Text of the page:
Qumran National Park is one of the most important archaeological sites in Israel today. Mainly due to the fact that it is where the famous Dead Sea Scrolls were found, at least most of them.
Qumran National Park
The Hellenistic period settlement was constructed during the reign of John Hyrcanus (134–104 BCE) or somewhat later; was occupied most of the time until 68 CE, and was destroyed by the Romans possibly as late as 73CE. It is best known as the settlement nearest to the Qumran Caves where the Dead Sea Scrolls were hidden, caves in the sheer desert cliffs, and beneath, in the marl terrace. The principal excavations at Qumran were conducted by Roland de Vaux in the 1950s, several later unearthings at the site have since been carried out.
Since the discovery of the Dead Sea Scrolls in 1947–1956, extensive excavations have occurred in Qumran National Park. Nearly 900 scrolls were discovered. Most were written on parchment, and some on papyrus. Cisterns, Jewish ritual baths, and cemeteries have been found; a dining or assembly room and debris from an upper story alleged by some to have been a scriptorium, pottery kilns, and a tower. Many scholars believe the location was home to a Hebrew sect, probably the Essenes.
The Dead Sea Scrolls and Qumran National Park
The scrolls were found in eleven caves around Qumran National Park, some accessible only through the park. Some scholars have claimed that the caves were the sect’s permanent libraries due to the remains of a shelving system.
Other scholars believe that some caves also served as domestic shelters for those in the area. Many texts in the caves appear to represent widely accepted Jewish beliefs and practices. In contrast, other texts speak of divergent, unique, or minority interpretations and practices.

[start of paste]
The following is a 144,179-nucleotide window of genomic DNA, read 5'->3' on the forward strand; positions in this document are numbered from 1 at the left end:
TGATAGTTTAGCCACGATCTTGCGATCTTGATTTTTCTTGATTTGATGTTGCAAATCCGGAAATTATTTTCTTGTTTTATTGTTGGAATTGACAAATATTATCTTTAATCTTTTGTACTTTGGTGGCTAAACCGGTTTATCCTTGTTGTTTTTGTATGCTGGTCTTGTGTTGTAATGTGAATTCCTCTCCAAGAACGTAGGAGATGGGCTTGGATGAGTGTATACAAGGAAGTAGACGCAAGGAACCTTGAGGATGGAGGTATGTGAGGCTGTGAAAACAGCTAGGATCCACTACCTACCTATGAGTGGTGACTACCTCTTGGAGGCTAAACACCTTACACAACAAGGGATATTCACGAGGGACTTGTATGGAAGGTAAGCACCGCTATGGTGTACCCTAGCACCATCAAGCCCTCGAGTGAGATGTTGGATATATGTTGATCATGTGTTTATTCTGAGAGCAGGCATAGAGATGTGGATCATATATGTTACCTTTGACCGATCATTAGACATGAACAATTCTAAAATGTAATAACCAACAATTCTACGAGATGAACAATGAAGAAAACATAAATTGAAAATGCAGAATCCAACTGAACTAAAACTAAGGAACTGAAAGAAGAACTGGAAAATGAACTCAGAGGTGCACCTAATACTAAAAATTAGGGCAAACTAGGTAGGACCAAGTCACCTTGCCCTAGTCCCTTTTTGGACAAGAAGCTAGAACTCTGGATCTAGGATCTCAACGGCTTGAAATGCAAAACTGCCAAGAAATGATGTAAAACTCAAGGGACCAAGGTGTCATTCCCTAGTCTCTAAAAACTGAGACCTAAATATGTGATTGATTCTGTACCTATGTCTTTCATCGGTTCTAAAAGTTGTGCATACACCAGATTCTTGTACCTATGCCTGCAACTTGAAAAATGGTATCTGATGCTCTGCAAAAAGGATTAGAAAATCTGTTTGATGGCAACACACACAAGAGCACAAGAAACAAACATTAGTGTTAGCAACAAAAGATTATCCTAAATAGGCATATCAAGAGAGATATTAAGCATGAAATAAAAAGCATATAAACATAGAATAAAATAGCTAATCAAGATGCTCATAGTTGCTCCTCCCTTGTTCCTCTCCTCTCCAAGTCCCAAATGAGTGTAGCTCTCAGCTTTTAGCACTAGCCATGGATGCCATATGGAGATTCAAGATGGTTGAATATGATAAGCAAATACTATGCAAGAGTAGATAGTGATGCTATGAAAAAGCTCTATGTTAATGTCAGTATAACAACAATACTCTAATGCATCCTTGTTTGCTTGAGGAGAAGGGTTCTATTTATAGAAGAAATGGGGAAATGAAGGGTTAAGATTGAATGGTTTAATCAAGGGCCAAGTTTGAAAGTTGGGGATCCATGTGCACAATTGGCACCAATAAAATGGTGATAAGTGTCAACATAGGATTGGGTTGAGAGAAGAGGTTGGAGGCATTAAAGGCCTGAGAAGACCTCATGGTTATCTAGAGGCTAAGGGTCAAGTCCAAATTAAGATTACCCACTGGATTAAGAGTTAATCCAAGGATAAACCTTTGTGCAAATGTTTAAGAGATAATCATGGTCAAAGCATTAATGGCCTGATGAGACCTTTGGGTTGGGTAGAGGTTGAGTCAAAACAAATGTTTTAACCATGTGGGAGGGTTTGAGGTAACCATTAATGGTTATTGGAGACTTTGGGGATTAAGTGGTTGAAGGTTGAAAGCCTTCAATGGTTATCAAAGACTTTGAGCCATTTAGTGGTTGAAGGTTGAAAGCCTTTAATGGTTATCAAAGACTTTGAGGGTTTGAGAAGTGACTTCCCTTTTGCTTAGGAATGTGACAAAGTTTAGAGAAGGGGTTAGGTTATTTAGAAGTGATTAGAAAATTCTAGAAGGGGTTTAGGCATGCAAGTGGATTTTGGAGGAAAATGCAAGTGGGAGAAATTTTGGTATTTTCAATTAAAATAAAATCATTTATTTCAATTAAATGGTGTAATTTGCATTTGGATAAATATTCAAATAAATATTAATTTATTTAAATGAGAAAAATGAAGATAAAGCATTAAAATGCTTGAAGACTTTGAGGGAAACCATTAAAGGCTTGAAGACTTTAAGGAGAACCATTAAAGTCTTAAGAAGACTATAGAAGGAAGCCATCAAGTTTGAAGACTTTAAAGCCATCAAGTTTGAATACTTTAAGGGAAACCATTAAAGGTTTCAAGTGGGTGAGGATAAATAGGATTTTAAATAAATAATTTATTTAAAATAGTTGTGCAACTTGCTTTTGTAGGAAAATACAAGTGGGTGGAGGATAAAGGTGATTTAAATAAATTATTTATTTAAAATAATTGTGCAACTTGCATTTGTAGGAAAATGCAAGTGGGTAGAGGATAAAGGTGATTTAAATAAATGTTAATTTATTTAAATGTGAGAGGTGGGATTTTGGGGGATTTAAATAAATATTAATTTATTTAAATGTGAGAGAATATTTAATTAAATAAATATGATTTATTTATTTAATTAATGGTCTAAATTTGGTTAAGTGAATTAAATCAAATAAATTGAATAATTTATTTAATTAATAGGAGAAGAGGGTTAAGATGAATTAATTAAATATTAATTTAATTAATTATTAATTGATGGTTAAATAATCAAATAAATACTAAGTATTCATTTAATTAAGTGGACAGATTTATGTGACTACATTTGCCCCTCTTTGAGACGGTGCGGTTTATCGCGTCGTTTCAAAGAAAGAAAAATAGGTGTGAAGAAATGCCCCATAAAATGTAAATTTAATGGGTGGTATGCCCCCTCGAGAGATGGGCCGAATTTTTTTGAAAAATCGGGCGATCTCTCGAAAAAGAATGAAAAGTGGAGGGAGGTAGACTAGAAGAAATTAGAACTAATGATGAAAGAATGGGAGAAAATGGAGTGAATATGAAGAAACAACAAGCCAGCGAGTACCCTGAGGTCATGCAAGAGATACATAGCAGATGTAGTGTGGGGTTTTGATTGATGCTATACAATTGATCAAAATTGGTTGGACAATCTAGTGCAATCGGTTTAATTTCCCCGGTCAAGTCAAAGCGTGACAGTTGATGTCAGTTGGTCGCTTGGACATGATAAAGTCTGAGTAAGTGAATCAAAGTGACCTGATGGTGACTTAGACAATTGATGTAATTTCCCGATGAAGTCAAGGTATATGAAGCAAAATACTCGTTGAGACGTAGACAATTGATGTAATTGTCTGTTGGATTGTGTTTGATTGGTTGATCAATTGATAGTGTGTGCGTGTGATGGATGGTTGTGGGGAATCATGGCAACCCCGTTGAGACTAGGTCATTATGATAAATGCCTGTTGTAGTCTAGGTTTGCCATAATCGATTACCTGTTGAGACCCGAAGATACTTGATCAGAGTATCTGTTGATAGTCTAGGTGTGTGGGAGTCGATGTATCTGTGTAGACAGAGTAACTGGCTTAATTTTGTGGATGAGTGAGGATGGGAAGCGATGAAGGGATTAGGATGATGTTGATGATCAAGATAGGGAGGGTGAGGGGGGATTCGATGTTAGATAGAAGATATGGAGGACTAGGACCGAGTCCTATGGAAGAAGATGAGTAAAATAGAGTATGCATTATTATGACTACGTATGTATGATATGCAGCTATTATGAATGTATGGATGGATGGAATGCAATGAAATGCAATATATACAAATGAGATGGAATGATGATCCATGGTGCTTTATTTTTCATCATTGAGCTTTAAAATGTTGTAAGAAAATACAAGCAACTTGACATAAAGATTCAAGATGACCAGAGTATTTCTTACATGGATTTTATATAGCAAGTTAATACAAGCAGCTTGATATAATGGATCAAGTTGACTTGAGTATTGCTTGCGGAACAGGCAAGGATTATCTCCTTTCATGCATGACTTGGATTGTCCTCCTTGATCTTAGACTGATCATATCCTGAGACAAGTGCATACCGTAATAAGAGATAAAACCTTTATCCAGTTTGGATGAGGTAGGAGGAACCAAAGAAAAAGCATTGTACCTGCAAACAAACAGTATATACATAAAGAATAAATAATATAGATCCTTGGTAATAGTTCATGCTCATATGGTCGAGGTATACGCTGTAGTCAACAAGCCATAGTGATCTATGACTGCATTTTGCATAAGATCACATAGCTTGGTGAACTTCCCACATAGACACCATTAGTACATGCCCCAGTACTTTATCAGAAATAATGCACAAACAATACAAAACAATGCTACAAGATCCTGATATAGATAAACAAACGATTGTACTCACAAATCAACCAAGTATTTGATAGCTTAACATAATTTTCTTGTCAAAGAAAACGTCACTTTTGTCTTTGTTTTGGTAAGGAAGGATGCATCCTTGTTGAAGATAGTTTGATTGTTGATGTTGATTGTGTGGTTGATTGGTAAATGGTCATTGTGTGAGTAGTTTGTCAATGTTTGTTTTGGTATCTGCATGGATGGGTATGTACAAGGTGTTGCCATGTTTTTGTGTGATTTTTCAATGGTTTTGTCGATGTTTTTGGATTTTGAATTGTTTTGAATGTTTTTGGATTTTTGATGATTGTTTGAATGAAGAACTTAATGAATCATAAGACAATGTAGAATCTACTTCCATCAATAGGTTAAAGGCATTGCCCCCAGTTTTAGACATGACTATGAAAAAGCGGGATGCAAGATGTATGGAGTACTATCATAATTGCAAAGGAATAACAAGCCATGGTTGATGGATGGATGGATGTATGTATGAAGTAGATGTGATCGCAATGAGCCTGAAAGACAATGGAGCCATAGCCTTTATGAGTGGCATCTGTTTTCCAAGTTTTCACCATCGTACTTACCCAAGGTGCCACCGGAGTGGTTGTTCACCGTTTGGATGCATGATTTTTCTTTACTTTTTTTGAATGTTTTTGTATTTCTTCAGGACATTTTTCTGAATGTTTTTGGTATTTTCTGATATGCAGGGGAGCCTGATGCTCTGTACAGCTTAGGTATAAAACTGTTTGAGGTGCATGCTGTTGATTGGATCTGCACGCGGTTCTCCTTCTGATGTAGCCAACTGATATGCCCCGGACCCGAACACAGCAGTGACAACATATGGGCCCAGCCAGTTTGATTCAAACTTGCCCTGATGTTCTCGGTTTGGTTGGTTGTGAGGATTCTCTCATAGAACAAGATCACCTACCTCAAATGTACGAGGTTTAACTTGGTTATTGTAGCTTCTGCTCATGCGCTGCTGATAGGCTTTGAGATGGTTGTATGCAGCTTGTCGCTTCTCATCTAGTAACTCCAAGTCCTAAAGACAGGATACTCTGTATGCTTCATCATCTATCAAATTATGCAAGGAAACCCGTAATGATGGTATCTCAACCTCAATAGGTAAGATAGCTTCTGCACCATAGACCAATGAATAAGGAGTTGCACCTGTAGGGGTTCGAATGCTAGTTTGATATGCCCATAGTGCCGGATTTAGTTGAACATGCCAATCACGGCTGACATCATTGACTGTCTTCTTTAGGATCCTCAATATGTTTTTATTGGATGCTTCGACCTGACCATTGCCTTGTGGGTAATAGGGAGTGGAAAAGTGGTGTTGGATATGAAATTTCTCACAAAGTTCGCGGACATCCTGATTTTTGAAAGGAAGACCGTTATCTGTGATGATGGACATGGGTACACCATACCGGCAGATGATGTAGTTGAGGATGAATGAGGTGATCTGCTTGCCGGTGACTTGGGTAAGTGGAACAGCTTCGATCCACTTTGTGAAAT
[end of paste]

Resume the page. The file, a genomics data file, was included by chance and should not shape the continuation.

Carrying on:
Some scholars that studied the texts found in Qumran National Park believe that some of these texts describe the beliefs of the inhabitants of Qumran; who may have been Essenes; or the asylum for supporters of the traditional priestly family of the Zadokites against the Hasmonean priest/kings.
A literary epistle published in the 1990s expresses reasons for creating a community, some of which resemble Sadducean arguments in the Talmud. Most of the scrolls seem to have been hidden in the caves during the turmoil of the First Jewish–Roman War (66–73 CE), although some of them may have been deposited earlier.
Discovery and Excavation in Qumran National Park
The site of Khirbet Qumran had been known to European explorers since the 19th century. The initial attention of the early explorers was focused on the cemetery, beginning with de Saulcy in 1851. The first excavations at Qumran (before the development of modern methodology) were of burials in the cemetery, conducted by Henry Poole in 1855, followed by Charles Clermont-Ganneau in 1873.
Major Excavations at Qumran National Park were made first by Roland de Vaux and Gerald Lankester Harding. And in 1949, they excavated what became known as Cave 1, the first scroll-bearing cave. A cursory surface survey that year produced nothing of interest, but continued interest in the scrolls led to a more substantial analysis of the ruins at Qumran in 1951. This analysis yielded traces of pottery closely related to that found in Cave 1. This discovery led to intensive excavations at the site over a period of six seasons (1951–1956) under the direction of de Vaux.
De Vaux interpreted his findings at Qumran based (at least in part) upon information in the Dead Sea Scrolls—which continued to be discovered in the nearby caves throughout his excavations. De Vaux concluded that the remains at Qumran were left by a sectarian religious community.